Not all men who fought in the Civil War earned fame and fortune, even those who made the ultimate sacrifice. One man who gave all but earned no laurels was William Hinton.
William was born in 1818 in Covington, Kentucky, just across the Ohio River from Cincinnati, Ohio. When the Civil War broke out, he joined the United States Navy, where he served as a pilot on the gunboat USS Carondelet. The Carondelet was an ironclad gunboat obstructed by James Eads and Company at the Union Iron Works in Carondelet, Missouri, the town for which the vessel was named.
It served as part of the Union’s Western Gunboat Flotilla.
In February of 1862, the Carondelet was involved in the Union attack on Fort Donelson in Tennessee, an important Union victory, especially coming right after the Union success at nearby Fort Henry.
After this battle, the Carondelet took part in the capture of Island Number Ten on the Mississippi River, and later saw action against Fort Pillow and Memphis, all in the middle of 1862.
Over the next year, the ship joined in the operations against Vicksburg, which finally succeeded when the city’s Confederate forces surrendered on July 4, 1863.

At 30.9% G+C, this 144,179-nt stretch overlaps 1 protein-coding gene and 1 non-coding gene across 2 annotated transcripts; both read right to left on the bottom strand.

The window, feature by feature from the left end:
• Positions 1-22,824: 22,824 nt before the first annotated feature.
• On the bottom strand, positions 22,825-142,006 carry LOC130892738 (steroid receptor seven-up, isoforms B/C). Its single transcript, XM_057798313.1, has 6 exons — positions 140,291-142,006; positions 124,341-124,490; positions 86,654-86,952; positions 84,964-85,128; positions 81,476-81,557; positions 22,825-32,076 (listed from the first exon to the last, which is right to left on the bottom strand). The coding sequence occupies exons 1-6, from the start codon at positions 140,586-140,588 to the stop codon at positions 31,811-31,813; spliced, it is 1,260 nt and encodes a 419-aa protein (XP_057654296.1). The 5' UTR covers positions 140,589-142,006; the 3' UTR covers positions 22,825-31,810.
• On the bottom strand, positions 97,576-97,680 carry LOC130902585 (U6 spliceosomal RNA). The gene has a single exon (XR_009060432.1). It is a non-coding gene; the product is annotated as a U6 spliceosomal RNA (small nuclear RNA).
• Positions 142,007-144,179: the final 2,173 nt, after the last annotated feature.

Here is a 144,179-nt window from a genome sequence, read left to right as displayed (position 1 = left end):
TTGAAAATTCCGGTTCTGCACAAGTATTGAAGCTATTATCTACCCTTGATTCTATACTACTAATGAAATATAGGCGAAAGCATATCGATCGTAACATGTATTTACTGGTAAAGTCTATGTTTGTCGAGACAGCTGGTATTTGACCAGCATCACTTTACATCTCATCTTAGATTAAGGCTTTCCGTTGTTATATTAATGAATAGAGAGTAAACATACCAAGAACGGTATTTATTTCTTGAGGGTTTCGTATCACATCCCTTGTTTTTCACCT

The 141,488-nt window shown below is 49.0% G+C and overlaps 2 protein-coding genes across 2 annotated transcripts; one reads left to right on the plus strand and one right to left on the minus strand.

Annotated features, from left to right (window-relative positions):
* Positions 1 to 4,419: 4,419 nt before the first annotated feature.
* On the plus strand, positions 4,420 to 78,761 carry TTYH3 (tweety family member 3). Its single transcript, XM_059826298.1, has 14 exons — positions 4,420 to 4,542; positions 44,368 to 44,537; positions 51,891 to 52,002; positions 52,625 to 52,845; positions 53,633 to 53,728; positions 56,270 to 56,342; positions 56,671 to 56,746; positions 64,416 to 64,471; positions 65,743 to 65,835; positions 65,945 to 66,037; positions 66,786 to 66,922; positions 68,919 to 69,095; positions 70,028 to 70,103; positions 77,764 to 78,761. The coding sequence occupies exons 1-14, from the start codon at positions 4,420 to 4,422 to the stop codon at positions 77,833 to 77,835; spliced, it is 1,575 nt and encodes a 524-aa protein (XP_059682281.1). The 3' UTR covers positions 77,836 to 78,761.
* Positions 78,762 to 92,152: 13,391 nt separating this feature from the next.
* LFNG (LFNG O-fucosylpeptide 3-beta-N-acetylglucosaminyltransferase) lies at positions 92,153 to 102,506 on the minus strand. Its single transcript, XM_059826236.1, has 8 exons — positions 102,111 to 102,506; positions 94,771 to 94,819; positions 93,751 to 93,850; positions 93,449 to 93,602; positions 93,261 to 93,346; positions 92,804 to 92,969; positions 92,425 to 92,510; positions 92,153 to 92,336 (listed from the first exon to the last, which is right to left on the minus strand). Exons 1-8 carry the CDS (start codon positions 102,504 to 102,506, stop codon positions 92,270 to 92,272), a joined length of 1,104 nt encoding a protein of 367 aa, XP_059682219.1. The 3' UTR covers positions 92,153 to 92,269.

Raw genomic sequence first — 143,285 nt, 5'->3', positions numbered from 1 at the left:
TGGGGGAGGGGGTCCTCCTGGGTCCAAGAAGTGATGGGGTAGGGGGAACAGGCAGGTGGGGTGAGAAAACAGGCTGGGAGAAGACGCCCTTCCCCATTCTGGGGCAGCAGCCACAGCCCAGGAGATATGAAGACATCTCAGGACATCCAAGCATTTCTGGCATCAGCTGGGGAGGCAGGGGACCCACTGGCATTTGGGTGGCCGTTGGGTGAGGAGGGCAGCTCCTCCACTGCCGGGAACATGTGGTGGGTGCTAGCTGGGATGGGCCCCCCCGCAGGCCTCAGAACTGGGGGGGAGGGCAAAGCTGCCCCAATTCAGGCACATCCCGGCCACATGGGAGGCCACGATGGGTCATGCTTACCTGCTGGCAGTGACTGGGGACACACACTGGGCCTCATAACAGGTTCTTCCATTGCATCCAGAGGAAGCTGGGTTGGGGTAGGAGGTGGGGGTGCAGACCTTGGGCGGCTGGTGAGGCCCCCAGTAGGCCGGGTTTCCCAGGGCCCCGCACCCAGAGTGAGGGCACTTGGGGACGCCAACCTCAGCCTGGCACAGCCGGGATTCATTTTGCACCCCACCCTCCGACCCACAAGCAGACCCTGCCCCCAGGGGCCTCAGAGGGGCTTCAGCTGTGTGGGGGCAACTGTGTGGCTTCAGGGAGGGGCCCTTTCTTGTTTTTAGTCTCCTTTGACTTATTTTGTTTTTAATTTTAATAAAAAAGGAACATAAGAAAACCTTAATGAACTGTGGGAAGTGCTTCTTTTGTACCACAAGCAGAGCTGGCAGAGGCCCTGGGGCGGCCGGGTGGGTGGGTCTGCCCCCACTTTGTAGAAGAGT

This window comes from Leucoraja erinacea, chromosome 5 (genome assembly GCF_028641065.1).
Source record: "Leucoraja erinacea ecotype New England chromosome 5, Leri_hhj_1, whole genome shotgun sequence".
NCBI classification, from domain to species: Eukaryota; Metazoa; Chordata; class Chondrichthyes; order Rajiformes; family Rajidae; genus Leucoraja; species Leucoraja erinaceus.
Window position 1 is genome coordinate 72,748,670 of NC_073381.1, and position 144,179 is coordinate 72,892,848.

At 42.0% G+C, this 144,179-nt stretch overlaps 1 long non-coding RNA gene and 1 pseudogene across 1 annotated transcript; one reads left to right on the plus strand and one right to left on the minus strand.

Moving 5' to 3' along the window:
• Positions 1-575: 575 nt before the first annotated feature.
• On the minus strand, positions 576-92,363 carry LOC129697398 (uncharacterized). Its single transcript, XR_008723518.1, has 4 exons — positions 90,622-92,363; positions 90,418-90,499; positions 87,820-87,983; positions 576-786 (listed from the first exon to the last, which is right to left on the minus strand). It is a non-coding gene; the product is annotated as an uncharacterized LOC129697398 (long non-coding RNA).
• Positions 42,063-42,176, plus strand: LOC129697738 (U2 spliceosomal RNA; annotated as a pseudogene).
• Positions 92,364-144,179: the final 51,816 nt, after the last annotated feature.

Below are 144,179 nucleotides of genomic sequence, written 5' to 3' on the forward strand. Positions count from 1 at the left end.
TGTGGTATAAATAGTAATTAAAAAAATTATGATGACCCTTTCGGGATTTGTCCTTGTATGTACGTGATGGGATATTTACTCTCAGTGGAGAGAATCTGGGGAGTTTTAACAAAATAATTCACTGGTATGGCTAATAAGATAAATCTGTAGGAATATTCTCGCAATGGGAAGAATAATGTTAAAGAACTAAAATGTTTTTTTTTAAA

Its most famous expedition after Vicksburg was the failed Red River Campaign in 1864, after which it remained in service until being decommissioned in June of 1865 and later sold to civilian owners.
Though his ship survived the war and those other battles and campaigns, the fight at Fort Donelson was where William Hinton met his fate. He suffered an undisclosed wound, one that took his life on February 22, several days after the battle ended. He was among almost 2,500 Union men who were killed or wounded during this contest.
His body was returned to his home in Newport, Campbell County, Kentucky, where it was laid to rest in nearby Evergreen Cemetery on February 26.
The Cincinnati Enquirer reported the death of this “highly respectable citizen” whose passing would “be mourned by a large circle of friends and acquaintances.”
That newspaper also stated that local Union Clubs would hold a gathering “for the purpose of devising measures for the relief of Mrs. Hinton, wife of Wm Hinton, late pilot of the gun boat Carondelet, who is now in destitute circumstances. Let there be full attendance.”
William had married Elizabeth Sederberg in 1849 in Boone County, and left her and a young (less than two years old) daughter behind. Elizabeth and William now share a plot in Evergreen Cemetery.
William Hinton was just one among thousands of faces in the Civil War navies, but stories like his illustrate the true nature and results of the war on the nation, its widows and children, friends and neighbors. Men like him were the foundation on which armies and navies were built, even if these most of these warriors are now largely forgotten.